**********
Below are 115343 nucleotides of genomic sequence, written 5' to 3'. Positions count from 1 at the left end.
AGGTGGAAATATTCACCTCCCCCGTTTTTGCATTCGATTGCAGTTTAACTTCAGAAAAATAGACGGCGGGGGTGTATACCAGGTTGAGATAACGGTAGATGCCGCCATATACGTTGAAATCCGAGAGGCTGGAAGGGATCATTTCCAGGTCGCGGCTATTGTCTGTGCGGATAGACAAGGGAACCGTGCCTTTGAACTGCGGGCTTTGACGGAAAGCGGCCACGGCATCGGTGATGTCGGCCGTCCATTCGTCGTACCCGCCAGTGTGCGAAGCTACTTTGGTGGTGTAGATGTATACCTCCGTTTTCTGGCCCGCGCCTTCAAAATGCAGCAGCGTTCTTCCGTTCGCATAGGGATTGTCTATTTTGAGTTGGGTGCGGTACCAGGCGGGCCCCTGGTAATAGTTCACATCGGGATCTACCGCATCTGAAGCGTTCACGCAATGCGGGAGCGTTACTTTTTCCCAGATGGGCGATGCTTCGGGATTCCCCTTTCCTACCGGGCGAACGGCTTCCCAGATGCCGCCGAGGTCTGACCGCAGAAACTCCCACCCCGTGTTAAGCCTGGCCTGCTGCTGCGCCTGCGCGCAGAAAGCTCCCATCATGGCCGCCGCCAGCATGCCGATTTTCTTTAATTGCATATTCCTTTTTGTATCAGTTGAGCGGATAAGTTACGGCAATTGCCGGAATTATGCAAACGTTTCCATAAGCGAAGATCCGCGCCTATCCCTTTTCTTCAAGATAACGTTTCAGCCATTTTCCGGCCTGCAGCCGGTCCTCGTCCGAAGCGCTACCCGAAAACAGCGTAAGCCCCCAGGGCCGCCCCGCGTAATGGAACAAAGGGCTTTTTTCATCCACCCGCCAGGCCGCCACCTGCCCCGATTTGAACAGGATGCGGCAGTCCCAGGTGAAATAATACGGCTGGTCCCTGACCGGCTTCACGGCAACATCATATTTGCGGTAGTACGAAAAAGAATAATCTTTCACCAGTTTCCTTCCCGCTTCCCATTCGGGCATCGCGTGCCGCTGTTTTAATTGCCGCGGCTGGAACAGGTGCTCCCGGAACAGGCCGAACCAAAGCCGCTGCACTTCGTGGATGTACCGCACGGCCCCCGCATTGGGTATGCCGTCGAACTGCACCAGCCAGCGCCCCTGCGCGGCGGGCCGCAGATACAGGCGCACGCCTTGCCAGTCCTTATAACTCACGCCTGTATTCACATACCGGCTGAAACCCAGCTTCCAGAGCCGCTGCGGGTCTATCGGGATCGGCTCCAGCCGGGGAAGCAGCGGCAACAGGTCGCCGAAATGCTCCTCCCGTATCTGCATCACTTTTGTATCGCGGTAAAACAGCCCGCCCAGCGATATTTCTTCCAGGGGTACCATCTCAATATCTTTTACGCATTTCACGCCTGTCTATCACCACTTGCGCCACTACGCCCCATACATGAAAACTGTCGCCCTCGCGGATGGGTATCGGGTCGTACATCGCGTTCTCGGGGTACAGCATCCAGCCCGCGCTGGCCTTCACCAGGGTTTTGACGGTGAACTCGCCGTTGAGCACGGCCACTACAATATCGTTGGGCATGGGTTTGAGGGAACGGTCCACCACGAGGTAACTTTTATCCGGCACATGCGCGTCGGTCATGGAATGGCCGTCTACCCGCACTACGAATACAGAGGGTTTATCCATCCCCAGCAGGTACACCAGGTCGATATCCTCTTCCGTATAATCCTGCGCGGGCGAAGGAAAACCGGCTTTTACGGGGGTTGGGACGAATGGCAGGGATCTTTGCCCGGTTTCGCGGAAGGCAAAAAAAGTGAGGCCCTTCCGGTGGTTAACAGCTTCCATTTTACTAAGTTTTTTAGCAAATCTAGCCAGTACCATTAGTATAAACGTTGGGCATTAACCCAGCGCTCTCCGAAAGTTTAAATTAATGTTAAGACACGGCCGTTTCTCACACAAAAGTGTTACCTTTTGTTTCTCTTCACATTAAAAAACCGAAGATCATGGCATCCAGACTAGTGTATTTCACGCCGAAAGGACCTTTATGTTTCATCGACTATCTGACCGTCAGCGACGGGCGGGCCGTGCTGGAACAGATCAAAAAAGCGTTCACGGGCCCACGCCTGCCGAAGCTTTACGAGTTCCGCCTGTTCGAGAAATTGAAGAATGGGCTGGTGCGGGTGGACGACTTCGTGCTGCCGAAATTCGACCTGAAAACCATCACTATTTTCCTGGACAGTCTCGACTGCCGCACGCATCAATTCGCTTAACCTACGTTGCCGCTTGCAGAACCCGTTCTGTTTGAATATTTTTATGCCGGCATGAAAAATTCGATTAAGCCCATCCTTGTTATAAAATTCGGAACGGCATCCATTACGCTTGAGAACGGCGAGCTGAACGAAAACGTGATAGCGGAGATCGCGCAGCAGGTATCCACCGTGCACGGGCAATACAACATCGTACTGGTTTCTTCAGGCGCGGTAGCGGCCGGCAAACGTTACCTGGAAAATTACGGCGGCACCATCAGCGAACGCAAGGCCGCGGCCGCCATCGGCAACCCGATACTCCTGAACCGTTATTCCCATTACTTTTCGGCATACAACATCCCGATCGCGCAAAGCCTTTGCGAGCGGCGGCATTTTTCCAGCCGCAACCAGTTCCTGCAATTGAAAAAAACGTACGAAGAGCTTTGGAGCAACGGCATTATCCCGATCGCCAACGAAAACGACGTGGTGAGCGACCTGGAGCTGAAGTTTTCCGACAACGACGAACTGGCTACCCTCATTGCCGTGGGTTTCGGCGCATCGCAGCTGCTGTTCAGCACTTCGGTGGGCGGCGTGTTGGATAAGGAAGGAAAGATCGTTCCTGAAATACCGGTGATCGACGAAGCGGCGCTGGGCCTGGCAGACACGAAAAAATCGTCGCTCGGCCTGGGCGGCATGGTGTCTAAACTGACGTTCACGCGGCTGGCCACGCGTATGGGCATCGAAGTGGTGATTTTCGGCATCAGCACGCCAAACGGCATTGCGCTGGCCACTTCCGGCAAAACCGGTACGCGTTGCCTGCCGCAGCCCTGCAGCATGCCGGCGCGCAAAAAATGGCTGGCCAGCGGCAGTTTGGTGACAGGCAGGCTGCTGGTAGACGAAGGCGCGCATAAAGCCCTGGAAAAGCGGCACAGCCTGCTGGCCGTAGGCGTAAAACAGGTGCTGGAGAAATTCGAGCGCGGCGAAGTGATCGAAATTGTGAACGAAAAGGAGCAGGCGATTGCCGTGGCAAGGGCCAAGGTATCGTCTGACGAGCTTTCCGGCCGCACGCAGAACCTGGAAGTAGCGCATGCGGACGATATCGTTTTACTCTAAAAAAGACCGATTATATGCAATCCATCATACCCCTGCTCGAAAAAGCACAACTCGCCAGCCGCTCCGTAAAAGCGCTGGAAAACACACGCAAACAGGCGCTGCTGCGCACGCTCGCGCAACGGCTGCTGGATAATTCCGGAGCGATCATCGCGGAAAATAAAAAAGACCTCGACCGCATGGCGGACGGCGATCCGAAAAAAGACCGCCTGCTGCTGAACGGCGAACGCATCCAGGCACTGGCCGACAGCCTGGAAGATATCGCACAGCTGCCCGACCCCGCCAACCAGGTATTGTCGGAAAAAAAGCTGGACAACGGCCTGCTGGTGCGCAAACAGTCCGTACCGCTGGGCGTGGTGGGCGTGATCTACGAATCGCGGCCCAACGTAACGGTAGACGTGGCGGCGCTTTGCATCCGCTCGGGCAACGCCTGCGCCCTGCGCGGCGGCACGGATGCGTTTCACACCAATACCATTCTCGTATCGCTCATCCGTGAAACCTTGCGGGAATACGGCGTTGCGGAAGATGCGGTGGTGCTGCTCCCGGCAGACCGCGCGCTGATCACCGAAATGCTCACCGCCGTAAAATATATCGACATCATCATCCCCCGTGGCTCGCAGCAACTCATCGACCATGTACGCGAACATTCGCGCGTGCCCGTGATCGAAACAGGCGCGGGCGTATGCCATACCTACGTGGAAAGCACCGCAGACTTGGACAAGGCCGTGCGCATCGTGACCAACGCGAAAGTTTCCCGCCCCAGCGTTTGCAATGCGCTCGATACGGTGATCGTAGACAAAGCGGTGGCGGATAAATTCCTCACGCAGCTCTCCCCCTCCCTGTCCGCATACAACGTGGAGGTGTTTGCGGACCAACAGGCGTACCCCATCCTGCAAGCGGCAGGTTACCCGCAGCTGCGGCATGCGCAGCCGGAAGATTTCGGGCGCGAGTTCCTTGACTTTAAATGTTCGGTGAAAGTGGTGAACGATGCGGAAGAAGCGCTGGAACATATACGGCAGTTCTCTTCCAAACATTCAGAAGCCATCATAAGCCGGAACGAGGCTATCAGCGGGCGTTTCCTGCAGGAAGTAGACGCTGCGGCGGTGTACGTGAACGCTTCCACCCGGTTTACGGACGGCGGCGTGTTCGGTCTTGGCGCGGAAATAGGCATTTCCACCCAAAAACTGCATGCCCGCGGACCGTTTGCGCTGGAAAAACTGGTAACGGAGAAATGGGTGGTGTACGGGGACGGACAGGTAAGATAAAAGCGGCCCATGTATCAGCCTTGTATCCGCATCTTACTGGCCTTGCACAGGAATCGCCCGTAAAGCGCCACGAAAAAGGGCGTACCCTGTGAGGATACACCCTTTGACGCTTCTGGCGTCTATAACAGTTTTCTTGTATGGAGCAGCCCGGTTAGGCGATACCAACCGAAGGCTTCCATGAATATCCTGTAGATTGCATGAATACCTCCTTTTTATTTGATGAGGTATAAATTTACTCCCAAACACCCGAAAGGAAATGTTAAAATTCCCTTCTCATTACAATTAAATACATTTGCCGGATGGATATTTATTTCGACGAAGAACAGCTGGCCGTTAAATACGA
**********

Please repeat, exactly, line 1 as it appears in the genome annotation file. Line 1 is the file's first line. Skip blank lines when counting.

Below are 115343 nucleotides of genomic sequence, written 5' to 3'. Positions count from 1 at the left end.